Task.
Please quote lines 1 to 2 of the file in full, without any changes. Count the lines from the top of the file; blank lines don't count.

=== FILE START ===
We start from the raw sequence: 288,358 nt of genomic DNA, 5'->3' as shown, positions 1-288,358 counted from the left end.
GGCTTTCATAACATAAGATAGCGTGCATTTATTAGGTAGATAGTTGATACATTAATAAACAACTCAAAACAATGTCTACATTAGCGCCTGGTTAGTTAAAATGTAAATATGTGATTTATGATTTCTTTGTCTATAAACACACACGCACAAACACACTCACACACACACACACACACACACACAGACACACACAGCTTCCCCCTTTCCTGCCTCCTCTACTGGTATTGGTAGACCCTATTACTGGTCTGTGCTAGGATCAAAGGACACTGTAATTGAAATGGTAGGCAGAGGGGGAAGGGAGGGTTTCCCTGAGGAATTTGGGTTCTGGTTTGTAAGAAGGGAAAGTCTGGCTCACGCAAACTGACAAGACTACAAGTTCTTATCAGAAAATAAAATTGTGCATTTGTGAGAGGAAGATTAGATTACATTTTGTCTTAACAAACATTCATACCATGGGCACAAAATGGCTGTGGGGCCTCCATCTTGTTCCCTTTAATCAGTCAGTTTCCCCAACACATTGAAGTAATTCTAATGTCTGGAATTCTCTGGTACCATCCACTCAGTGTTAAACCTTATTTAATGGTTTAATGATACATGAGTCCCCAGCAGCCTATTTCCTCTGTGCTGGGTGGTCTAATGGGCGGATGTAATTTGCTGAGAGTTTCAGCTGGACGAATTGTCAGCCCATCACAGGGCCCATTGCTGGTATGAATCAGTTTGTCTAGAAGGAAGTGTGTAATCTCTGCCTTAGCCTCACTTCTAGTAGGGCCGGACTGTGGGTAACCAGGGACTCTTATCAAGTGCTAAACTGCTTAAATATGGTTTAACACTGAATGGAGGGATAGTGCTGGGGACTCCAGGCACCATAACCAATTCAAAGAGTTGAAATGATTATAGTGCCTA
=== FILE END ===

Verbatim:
We start from the raw sequence: 288,358 nt of genomic DNA, 5'->3' as shown, positions 1-288,358 counted from the left end.
GGCTTTCATAACATAAGATAGCGTGCATTTATTAGGTAGATAGTTGATACATTAATAAACAACTCAAAACAATGTCTACATTAGCGCCTGGTTAGTTAAAATGTAAATATGTGATTTATGATTTCTTTGTCTATAAACACACACGCACAAACACACTCACACACACACACACACACACACACAGACACACACAGCTTCCCCCTTTCCTGCCTCCTCTACTGGTATTGGTAGACCCTATTACTGGTCTGTGCTAGGATCAAAGGACACTGTAATTGAAATGGTAGGCAGAGGGGGAAGGGAGGGTTTCCCTGAGGAATTTGGGTTCTGGTTTGTAAGAAGGGAAAGTCTGGCTCACGCAAACTGACAAGACTACAAGTTCTTATCAGAAAATAAAATTGTGCATTTGTGAGAGGAAGATTAGATTACATTTTGTCTTAACAAACATTCATACCATGGGCACAAAATGGCTGTGGGGCCTCCATCTTGTTCCCTTTAATCAGTCAGTTTCCCCAACACATTGAAGTAATTCTAATGTCTGGAATTCTCTGGTACCATCCACTCAGTGTTAAACCTTATTTAATGGTTTAATGATACATGAGTCCCCAGCAGCCTATTTCCTCTGTGCTGGGTGGTCTAATGGGCGGATGTAATTTGCTGAGAGTTTCAGCTGGACGAATTGTCAGCCCATCACAGGGCCCATTGCTGGTATGAATCAGTTTGTCTAGAAGGAAGTGTGTAATCTCTGCCTTAGCCTCACTTCTAGTAGGGCCGGACTGTGGGTAACCAGGGACTCTTATCAAGTGCTAAACTGCTTAAATATGGTTTAACACTGAATGGAGGGATAGTGCTGGGGACTCCAGGCACCATAACCAATTCAAAGAGTTGAAATGATTATAGTGCCTA